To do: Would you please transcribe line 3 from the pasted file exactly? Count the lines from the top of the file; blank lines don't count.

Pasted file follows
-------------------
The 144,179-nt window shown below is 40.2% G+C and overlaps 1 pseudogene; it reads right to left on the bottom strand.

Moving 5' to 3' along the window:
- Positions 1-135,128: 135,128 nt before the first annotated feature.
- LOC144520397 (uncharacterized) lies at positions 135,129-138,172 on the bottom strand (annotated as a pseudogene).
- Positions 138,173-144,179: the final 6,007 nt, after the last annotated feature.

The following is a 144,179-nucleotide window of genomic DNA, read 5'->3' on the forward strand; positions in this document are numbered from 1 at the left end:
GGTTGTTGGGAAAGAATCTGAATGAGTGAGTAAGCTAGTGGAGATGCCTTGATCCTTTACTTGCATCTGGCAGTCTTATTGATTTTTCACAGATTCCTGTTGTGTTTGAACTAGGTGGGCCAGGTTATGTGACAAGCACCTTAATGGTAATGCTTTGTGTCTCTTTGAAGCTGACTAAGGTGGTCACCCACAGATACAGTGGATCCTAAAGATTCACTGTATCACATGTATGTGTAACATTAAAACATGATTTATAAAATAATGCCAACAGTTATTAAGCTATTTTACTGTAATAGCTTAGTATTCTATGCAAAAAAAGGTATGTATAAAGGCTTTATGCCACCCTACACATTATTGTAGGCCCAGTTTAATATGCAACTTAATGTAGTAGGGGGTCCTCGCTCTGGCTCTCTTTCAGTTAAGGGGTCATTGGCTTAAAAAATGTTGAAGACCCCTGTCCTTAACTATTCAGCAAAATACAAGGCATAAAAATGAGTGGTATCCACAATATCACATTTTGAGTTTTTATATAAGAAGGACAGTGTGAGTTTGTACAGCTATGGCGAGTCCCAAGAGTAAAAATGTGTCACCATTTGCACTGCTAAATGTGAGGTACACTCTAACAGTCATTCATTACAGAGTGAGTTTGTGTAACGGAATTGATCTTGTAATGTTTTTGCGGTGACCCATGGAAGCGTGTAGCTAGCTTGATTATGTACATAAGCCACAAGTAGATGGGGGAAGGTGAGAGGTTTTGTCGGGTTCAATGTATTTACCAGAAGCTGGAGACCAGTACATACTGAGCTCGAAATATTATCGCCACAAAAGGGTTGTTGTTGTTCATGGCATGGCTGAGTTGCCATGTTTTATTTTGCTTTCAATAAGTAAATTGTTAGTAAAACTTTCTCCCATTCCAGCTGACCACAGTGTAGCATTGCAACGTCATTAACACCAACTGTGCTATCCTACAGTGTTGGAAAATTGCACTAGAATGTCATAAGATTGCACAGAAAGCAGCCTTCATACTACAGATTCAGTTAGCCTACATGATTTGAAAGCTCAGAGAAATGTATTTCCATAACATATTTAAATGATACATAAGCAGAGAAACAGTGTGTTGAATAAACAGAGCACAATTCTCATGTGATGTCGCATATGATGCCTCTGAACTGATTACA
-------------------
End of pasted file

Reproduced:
- Positions 1-135,128: 135,128 nt before the first annotated feature.